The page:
During the 45 minute taxi ride from the airport to the Humble Footprints Hostel, I was moderately intrigued by the city. There was some ugly, some charm, some pleasant surprise to the landscape.
I checked into the hostel in the early afternoon. The room was clean. The bed was comfortable. That's the good news.
The bathrooms smelled like mold. The shower heads were mounted in oversized toilet stalls so the seats were often soaked, as were the floors. Not surprisingly, the cubicles reeked of mold. There were no power outlets in the rooms. The "kitchen" was a dirty-ish and peculiar back area (one couldn't call it a room), that was sparsely equipped. And the smartphone/device-addiction that addles many of us (myself included at times) seemed to absolutely destroy any notion of interaction and spontaneous fun among travelers--not that the lifeless atmosphere really promoted it anyway.
I went out for a long walk, past the Shwedagon Pagoda. (I entered the gardens, but not the pagoda itself. I was saving that for today.) My objective was dinner in Chinatown, which I had heard good things about.
Walking in Yangon is nearly impossible. I love to explore new places on foot, but it's not wise in Yangon. Being a pedestrian in Brazil is a challenge: in Yangon it is lethal. Even where major roadways intersect there are no crosswalks or pedestrian lights. (To be fair, I saw a few--like 3, in a couple hours of walking, and it's not like those were observed.) You step off the curb and into your own personal game of frogger, with 6 lanes of traffic ahead of you. You just cross one lane at a time and hope for the best.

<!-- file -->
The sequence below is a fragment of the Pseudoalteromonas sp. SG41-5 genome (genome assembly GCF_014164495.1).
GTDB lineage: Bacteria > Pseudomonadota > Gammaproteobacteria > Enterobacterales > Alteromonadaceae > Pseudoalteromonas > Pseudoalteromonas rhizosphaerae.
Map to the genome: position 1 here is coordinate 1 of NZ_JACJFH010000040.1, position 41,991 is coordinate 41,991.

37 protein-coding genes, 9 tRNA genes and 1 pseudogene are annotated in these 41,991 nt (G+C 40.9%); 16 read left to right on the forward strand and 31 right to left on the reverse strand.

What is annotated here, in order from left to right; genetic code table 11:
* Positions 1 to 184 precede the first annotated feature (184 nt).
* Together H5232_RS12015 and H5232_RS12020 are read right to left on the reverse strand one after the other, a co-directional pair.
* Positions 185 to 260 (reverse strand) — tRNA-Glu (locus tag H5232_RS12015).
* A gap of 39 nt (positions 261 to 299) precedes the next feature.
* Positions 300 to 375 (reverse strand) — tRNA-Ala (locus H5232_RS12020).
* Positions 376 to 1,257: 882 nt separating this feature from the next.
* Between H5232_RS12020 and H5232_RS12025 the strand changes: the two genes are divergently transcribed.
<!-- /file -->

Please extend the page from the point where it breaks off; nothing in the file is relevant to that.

By the time I arrived at Chinatown, I was thoroughly turned off by the city. I had been breathing a noxious mixture of smells--like spoiled meat, gutter sludge, mold, vehicle exhaust, and heat--all mixed together. It was, frankly, horrible.
Chinatown made it worse. Much worse. Yangon's Chinatown is famed for its blocks of narrow streets, crowded with market stalls and street food. I saw that there were a few food stalls down one of the streets that looked ok (i.e. safe), but it was too late. The smells from some of the street vendors (animal parts, fish, and the like sitting for a long time in the heat--ufff!), were so bad that I actually felt nauseous more than once. Now, I've been in several countries and markets where pungent odors abound. This was different. There was garbage all over the place. People urinate and defecate in corners, which feeds into this sludge of "water" often running, uncovered, along the side of the roadway. It was just nasty--plain and simple.
I don't know exactly what neighborhood the hostel was in: surely there must be nicer parts to the city. But by that time, it wouldn't have mattered. For these and other observations, I'd had my fill of Yangon in a matter of a few hours. I wanted out. Badly.
[It is worth calling out that I thought Mandalay was worth a day's visit. Kalaw and Bagan were absolutely worthwhile. I would come back to Myanmar to check out Inle Lake and other non-urban attractions. I would heartily recommend Myanmar to friends. Just... when it comes to Yangon...if you must fly through, get in and get out. And maybe wear a perfumed surgical mask in the interim.]
I went back to the hostel and did some quick research. At 6:30 this morning, a mere 16 hours after arriving, I was in a taxi to the airport hoping that Thai Airways could squeeze me on their first flight to Bangkok.
Bless them, they did. No change fee.
A seventy minute flight can make an incredible difference. While in Yangon I had sensory overload in all of the wrong ways, here I have it in all the best ways. Granted, all I have seen are the surrounds of my hotel in Siam Square, but it blew me away. The colorful lights. People and traffic everywhere--except in each others way. This city seems uber cosmopolitan, and unlike anything I've seen.
I'm trying to tame my mad enthusiasm until I see more. Surely, today's high is also a comparative reaction to last night's disappointment, right?
Sitting in RGN this morning, I was concerned that 5 days in Bangkok might be too much. I am not the least bit worried about that now. I can't wait to explore!